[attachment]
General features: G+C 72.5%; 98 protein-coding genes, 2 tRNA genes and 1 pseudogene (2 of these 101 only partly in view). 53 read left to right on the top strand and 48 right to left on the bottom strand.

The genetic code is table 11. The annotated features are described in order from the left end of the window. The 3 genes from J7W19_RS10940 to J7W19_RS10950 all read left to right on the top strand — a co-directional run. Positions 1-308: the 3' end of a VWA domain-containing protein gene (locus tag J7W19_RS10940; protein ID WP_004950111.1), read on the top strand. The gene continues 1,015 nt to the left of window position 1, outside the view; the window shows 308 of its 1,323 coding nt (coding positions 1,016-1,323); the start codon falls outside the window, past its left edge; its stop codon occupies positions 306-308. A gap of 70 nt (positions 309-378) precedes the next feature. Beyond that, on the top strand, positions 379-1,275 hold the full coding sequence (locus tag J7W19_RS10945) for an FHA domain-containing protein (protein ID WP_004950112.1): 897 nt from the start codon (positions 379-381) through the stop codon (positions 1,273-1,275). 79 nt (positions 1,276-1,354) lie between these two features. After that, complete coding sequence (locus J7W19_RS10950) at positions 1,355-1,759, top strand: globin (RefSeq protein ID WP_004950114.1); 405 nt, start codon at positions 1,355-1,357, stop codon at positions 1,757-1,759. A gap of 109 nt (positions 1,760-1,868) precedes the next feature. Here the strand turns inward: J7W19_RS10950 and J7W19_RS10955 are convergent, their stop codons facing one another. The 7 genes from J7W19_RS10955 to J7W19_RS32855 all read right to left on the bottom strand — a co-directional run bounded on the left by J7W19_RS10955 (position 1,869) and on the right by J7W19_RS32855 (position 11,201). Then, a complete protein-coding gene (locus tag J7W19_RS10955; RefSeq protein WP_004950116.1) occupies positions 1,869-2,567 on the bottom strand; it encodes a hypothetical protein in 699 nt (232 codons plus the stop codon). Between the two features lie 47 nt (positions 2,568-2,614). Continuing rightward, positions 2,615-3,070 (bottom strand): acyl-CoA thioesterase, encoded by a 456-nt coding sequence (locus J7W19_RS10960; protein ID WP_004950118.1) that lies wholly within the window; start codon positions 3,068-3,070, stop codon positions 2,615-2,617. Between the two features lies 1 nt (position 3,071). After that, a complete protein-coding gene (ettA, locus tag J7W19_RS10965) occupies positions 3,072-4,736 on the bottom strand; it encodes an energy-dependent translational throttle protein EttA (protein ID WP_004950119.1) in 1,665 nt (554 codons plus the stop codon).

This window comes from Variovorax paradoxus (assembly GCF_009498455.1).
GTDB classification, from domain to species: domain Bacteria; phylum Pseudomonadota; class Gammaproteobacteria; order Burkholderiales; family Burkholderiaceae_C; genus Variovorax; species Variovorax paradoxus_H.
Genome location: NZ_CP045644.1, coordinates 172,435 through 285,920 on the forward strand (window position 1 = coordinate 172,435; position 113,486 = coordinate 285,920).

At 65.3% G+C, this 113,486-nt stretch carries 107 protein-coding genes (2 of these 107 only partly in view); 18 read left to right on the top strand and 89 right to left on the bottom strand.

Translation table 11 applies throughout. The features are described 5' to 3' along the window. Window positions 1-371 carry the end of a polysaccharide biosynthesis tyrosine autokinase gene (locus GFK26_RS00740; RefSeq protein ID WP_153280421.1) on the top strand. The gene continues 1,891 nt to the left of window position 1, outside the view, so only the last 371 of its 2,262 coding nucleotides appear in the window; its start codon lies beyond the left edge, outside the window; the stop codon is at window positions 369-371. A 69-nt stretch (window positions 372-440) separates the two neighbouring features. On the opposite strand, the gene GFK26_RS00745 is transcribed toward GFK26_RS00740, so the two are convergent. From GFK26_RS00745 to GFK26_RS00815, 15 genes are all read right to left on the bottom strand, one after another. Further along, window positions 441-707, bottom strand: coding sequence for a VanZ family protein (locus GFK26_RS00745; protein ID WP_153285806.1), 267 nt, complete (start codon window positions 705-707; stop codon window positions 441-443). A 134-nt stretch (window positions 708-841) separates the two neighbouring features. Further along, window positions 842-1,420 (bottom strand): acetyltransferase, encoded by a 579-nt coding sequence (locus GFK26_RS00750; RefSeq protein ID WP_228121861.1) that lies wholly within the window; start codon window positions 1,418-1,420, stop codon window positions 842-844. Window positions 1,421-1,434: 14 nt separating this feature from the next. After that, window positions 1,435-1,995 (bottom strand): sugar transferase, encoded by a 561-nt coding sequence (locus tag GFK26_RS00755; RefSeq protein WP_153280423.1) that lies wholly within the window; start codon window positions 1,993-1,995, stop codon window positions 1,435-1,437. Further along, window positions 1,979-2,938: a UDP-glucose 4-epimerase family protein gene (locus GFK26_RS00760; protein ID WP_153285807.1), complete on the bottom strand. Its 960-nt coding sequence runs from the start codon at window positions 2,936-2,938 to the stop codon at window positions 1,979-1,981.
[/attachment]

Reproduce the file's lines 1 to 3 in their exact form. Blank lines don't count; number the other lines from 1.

General features: G+C 72.5%; 98 protein-coding genes, 2 tRNA genes and 1 pseudogene (2 of these 101 only partly in view). 53 read left to right on the top strand and 48 right to left on the bottom strand.

The genetic code is table 11. The annotated features are described in order from the left end of the window. The 3 genes from J7W19_RS10940 to J7W19_RS10950 all read left to right on the top strand — a co-directional run. Positions 1-308: the 3' end of a VWA domain-containing protein gene (locus tag J7W19_RS10940; protein ID WP_004950111.1), read on the top strand. The gene continues 1,015 nt to the left of window position 1, outside the view; the window shows 308 of its 1,323 coding nt (coding positions 1,016-1,323); the start codon falls outside the window, past its left edge; its stop codon occupies positions 306-308. A gap of 70 nt (positions 309-378) precedes the next feature. Beyond that, on the top strand, positions 379-1,275 hold the full coding sequence (locus tag J7W19_RS10945) for an FHA domain-containing protein (protein ID WP_004950112.1): 897 nt from the start codon (positions 379-381) through the stop codon (positions 1,273-1,275). 79 nt (positions 1,276-1,354) lie between these two features. After that, complete coding sequence (locus J7W19_RS10950) at positions 1,355-1,759, top strand: globin (RefSeq protein ID WP_004950114.1); 405 nt, start codon at positions 1,355-1,357, stop codon at positions 1,757-1,759. A gap of 109 nt (positions 1,760-1,868) precedes the next feature. Here the strand turns inward: J7W19_RS10950 and J7W19_RS10955 are convergent, their stop codons facing one another. The 7 genes from J7W19_RS10955 to J7W19_RS32855 all read right to left on the bottom strand — a co-directional run bounded on the left by J7W19_RS10955 (position 1,869) and on the right by J7W19_RS32855 (position 11,201). Then, a complete protein-coding gene (locus tag J7W19_RS10955; RefSeq protein WP_004950116.1) occupies positions 1,869-2,567 on the bottom strand; it encodes a hypothetical protein in 699 nt (232 codons plus the stop codon). Between the two features lie 47 nt (positions 2,568-2,614). Continuing rightward, positions 2,615-3,070 (bottom strand): acyl-CoA thioesterase, encoded by a 456-nt coding sequence (locus J7W19_RS10960; protein ID WP_004950118.1) that lies wholly within the window; start codon positions 3,068-3,070, stop codon positions 2,615-2,617. Between the two features lies 1 nt (position 3,071). After that, a complete protein-coding gene (ettA, locus tag J7W19_RS10965) occupies positions 3,072-4,736 on the bottom strand; it encodes an energy-dependent translational throttle protein EttA (protein ID WP_004950119.1) in 1,665 nt (554 codons plus the stop codon).

This window comes from Variovorax paradoxus (assembly GCF_009498455.1).